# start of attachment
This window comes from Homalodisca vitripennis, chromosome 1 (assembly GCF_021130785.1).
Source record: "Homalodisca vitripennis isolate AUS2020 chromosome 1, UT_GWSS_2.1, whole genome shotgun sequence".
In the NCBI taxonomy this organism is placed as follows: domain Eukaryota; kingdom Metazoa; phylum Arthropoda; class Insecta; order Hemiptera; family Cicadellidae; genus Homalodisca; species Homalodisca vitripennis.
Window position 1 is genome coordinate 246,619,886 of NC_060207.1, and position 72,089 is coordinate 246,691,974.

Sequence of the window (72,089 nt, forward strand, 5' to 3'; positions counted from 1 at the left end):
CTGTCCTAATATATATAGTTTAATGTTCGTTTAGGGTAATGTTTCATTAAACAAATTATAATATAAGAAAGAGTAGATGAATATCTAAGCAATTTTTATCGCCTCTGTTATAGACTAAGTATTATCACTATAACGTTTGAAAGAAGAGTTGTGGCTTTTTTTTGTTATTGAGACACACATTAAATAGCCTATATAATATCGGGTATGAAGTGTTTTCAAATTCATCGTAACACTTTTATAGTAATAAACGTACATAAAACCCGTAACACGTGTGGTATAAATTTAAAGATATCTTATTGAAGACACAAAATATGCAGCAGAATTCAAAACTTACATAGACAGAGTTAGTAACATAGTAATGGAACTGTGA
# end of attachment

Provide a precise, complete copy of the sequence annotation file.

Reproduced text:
This window comes from Homalodisca vitripennis, chromosome 1 (assembly GCF_021130785.1).
Source record: "Homalodisca vitripennis isolate AUS2020 chromosome 1, UT_GWSS_2.1, whole genome shotgun sequence".
In the NCBI taxonomy this organism is placed as follows: domain Eukaryota; kingdom Metazoa; phylum Arthropoda; class Insecta; order Hemiptera; family Cicadellidae; genus Homalodisca; species Homalodisca vitripennis.
Window position 1 is genome coordinate 246,619,886 of NC_060207.1, and position 72,089 is coordinate 246,691,974.

Sequence of the window (72,089 nt, forward strand, 5' to 3'; positions counted from 1 at the left end):
CTGTCCTAATATATATAGTTTAATGTTCGTTTAGGGTAATGTTTCATTAAACAAATTATAATATAAGAAAGAGTAGATGAATATCTAAGCAATTTTTATCGCCTCTGTTATAGACTAAGTATTATCACTATAACGTTTGAAAGAAGAGTTGTGGCTTTTTTTTGTTATTGAGACACACATTAAATAGCCTATATAATATCGGGTATGAAGTGTTTTCAAATTCATCGTAACACTTTTATAGTAATAAACGTACATAAAACCCGTAACACGTGTGGTATAAATTTAAAGATATCTTATTGAAGACACAAAATATGCAGCAGAATTCAAAACTTACATAGACAGAGTTAGTAACATAGTAATGGAACTGTGA